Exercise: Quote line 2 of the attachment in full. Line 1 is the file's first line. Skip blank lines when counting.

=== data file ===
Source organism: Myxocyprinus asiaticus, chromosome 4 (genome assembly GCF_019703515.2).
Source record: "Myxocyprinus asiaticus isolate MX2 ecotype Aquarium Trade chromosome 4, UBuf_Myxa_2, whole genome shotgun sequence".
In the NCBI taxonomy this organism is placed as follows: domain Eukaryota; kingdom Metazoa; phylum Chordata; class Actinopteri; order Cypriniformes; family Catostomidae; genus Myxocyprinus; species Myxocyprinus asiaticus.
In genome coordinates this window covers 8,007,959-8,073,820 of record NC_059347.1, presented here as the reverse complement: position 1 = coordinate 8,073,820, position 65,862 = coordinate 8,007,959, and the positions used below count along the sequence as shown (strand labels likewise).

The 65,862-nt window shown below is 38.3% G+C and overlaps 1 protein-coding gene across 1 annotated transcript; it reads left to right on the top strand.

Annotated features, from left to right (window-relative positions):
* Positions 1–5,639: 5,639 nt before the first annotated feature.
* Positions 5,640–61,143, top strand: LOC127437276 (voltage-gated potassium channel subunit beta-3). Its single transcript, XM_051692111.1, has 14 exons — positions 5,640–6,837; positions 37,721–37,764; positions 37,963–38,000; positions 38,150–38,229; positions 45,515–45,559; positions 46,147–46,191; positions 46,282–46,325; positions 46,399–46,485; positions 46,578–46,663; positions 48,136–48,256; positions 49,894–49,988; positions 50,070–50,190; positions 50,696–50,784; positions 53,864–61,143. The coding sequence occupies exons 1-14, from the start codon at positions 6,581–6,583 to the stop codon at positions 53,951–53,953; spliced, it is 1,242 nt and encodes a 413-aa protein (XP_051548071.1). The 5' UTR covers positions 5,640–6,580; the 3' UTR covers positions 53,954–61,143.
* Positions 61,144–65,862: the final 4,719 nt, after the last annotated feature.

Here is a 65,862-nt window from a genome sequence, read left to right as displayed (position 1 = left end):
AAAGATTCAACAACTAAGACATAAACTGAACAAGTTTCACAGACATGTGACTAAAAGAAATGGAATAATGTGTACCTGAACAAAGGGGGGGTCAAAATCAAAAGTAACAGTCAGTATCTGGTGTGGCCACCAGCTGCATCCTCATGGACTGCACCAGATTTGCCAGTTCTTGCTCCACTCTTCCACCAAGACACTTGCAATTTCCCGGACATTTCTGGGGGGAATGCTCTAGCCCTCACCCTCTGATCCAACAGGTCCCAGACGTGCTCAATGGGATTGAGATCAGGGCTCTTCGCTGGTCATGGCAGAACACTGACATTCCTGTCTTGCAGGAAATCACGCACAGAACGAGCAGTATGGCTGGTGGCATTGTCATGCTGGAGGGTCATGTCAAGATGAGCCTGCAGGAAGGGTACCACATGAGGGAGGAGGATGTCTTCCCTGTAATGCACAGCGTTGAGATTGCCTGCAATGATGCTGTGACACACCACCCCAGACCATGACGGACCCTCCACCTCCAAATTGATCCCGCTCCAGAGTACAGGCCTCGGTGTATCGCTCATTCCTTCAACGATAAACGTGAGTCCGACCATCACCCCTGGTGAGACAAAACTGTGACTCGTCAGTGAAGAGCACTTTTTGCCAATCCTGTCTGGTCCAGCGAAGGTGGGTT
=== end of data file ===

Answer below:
Source record: "Myxocyprinus asiaticus isolate MX2 ecotype Aquarium Trade chromosome 4, UBuf_Myxa_2, whole genome shotgun sequence".